Doug remained his dad’s financial caregiver for six years. During that time, the biggest challenge was staying on top of medical bills that couldn’t be set up for automatic payments. Some would slip through the cracks if they were sent to his dad’s care facility rather than to him. Then he’d get notices from collection agencies that money was owed.

Filing claims with his dad’s long-term care insurance company also was challenging and time-consuming. And he devoted a lot of time to talking with the investment firms where his dad had accounts to ensure his money was invested properly. Because Doug was already retired, he could afford to devote several hours a week to managing his dad’s finances. He says he couldn't imagine how stressful it would have been if he had to juggle a job along with financial caregiving.


Lessons learned

Doug says that the key to being a financial caregiver is getting organized. He suggests using autopay for bills to help reduce stress and to make staying on top of your parent’s finances easier. And he recommends hiring a geriatric care manager — also called an aging life care professional — to help coordinate a parent’s care and respond to emergencies.

Doug also suggests keeping the rest of the family informed about your parent’s finances if you are the financial caregiver. The court required him to send the report that he filed annually to both his brother and his dad. Doug says he went beyond that. He would speak with his brother every few months and send him a spreadsheet with projections for how long their father’s assets would cover his care. He wanted his brother to be informed in case he ever had to step in and manage their finances. “I also wanted him to not worry about the money,” he says. It’s important for family members to know that your parent’s finances aren’t being mishandled, Doug says.

If he had to go back and do anything differently, Doug says he would’ve talked to his Dad before he developed dementia about naming a power of attorney. “That power of attorney might have cost him a few hundred bucks to have a lawyer prepare,” he says. “For reference, it cost almost $10,000 to get conservator and guardian appointments from the probate court.”

As I started to talk to my friends about what I was doing for my father, I found out that just about everybody in the room you’re talking with will have somebody in the same situation.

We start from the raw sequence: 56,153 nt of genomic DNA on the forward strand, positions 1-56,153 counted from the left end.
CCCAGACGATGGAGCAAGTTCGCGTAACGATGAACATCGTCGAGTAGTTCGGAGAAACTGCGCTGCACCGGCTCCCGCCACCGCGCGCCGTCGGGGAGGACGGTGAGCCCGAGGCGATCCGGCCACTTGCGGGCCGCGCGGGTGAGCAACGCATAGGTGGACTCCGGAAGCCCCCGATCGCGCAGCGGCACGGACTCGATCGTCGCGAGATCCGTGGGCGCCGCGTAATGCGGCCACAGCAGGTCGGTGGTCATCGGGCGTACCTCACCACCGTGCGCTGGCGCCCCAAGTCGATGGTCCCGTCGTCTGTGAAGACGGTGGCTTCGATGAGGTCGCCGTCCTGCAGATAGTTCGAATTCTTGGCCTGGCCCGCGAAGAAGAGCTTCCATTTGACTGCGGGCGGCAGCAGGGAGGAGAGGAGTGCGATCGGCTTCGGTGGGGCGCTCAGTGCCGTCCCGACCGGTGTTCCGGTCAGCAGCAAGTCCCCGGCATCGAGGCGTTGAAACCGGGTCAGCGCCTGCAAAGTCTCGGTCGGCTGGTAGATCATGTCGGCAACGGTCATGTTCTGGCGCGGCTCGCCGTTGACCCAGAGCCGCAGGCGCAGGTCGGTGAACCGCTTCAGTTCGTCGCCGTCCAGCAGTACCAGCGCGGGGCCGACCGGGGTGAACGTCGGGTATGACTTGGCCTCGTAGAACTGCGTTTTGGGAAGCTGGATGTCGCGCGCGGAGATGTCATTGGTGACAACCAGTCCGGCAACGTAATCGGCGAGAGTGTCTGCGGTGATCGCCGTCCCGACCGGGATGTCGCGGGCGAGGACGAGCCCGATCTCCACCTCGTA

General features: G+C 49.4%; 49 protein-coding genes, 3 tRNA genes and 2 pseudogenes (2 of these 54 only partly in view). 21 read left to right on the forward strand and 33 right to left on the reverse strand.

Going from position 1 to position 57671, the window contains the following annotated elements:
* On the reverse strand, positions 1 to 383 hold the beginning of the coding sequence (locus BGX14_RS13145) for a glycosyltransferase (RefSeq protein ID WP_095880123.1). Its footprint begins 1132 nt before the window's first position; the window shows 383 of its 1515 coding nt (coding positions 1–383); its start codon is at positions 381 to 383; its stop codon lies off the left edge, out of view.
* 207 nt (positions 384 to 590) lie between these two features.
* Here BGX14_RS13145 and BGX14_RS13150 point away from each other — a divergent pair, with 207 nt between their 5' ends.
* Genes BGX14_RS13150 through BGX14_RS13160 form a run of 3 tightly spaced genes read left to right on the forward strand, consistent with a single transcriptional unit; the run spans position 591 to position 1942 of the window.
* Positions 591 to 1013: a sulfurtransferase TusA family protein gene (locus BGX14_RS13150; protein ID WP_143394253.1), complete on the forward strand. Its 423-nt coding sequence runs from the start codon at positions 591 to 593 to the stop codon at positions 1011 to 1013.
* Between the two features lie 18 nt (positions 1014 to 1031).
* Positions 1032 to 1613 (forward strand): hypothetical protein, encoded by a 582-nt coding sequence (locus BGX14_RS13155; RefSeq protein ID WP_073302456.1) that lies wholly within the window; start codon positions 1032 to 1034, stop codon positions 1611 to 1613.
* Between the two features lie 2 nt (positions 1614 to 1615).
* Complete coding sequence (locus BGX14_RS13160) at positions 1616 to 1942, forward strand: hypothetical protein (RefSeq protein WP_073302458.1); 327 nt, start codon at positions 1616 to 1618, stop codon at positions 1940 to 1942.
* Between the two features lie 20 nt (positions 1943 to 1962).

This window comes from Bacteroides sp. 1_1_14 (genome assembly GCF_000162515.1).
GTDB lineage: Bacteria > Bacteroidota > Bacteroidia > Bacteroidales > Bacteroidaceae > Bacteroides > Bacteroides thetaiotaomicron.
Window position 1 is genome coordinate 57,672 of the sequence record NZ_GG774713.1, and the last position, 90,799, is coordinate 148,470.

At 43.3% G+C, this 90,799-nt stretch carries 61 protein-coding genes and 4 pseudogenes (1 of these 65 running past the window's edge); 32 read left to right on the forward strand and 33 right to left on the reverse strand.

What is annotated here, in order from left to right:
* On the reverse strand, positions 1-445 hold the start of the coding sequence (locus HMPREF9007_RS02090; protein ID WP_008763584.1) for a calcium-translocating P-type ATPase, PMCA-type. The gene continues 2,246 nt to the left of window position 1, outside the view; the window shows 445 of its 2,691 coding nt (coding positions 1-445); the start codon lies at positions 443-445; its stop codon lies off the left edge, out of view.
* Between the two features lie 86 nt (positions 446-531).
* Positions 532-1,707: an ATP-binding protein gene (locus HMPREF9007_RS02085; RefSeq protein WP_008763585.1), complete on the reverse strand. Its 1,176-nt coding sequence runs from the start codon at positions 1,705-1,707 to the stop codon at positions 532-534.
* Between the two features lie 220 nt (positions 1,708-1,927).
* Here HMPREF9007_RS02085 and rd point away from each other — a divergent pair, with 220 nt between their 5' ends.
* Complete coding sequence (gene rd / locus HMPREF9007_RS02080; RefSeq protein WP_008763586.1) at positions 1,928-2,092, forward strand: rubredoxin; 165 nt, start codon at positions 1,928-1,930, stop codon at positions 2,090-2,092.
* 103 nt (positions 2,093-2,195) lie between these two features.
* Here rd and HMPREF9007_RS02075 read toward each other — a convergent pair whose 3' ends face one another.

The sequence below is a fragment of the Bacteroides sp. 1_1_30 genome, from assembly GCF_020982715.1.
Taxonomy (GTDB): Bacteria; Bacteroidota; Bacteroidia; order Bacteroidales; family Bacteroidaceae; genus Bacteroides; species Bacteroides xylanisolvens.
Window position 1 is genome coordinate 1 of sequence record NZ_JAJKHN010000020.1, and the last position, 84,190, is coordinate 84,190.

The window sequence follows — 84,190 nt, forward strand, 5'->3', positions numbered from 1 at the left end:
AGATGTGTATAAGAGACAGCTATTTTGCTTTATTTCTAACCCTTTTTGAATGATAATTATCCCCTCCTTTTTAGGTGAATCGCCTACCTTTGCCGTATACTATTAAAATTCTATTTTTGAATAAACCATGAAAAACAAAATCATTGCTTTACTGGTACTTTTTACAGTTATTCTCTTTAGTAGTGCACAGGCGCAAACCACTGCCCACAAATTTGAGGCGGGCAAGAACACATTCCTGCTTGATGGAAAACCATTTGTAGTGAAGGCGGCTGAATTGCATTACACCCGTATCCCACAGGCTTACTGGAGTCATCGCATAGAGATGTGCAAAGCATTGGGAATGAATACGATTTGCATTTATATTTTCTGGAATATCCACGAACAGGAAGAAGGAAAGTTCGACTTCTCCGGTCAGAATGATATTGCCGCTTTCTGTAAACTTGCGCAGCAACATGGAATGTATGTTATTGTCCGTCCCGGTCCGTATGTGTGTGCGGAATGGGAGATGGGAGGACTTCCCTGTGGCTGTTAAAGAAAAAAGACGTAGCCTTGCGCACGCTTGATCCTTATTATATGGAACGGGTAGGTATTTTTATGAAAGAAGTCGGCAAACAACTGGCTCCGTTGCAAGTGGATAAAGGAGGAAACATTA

Doug also says you shouldn’t be afraid to reach out for help or talk to others about what you’re going through. “As I started to talk to my friends about what I was doing for my father, I found out that just about everybody in the room you’re talking with will have somebody in the same situation,” he says. Finding out he wasn’t alone in his struggles was reassuring.

Most importantly, Doug learned not to make the mistake his dad made. His father actually had to care for his father, who had dementia. “For 25 years, my dad had been telling me, ‘I’m not going to let happen to you boys what happened to me when I was taking care of my dad,’” he says. But Doug’s dad did let it happen. So Doug has done extensive planning to make it easy for his daughter to help him and take care of his finances if necessary. “I’m not going to do to her what my father did to me and what his father did to him,” he says.

I’m not going to do to her what my father did to me and what his father did to him.


Doug Nordman served for 20 years of active duty in the U.S. Navy’s submarine force and retired in 2002. Doug served as the conservator for his father for more than six years after his father was diagnosed with Alzheimer's disease. These days, Doug enjoys surfing, slow travel, writing, public speaking, reading, home improvement and personal-finance conferences. He is also the founder and writer of The-Military-Guide.com. You can connect with Doug on Facebook, Twitter, & LinkedIn